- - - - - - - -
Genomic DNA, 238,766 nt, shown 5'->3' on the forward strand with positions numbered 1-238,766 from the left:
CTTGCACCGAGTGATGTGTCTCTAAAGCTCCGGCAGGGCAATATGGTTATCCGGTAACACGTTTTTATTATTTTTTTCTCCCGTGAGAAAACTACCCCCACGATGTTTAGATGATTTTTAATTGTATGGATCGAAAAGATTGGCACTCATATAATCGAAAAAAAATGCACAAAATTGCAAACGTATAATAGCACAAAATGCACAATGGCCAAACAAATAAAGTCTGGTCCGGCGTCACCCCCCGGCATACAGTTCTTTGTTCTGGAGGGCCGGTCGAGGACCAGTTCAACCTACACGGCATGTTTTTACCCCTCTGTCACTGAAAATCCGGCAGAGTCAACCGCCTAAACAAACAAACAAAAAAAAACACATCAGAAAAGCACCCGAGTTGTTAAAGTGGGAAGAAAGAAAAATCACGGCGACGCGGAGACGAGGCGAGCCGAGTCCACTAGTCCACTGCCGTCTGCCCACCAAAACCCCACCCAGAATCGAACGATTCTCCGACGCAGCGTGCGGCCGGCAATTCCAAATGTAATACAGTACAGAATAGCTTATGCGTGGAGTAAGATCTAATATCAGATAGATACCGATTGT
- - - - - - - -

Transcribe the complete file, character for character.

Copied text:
Genomic DNA, 238,766 nt, shown 5'->3' on the forward strand with positions numbered 1-238,766 from the left:
CTTGCACCGAGTGATGTGTCTCTAAAGCTCCGGCAGGGCAATATGGTTATCCGGTAACACGTTTTTATTATTTTTTTCTCCCGTGAGAAAACTACCCCCACGATGTTTAGATGATTTTTAATTGTATGGATCGAAAAGATTGGCACTCATATAATCGAAAAAAAATGCACAAAATTGCAAACGTATAATAGCACAAAATGCACAATGGCCAAACAAATAAAGTCTGGTCCGGCGTCACCCCCCGGCATACAGTTCTTTGTTCTGGAGGGCCGGTCGAGGACCAGTTCAACCTACACGGCATGTTTTTACCCCTCTGTCACTGAAAATCCGGCAGAGTCAACCGCCTAAACAAACAAACAAAAAAAAACACATCAGAAAAGCACCCGAGTTGTTAAAGTGGGAAGAAAGAAAAATCACGGCGACGCGGAGACGAGGCGAGCCGAGTCCACTAGTCCACTGCCGTCTGCCCACCAAAACCCCACCCAGAATCGAACGATTCTCCGACGCAGCGTGCGGCCGGCAATTCCAAATGTAATACAGTACAGAATAGCTTATGCGTGGAGTAAGATCTAATATCAGATAGATACCGATTGT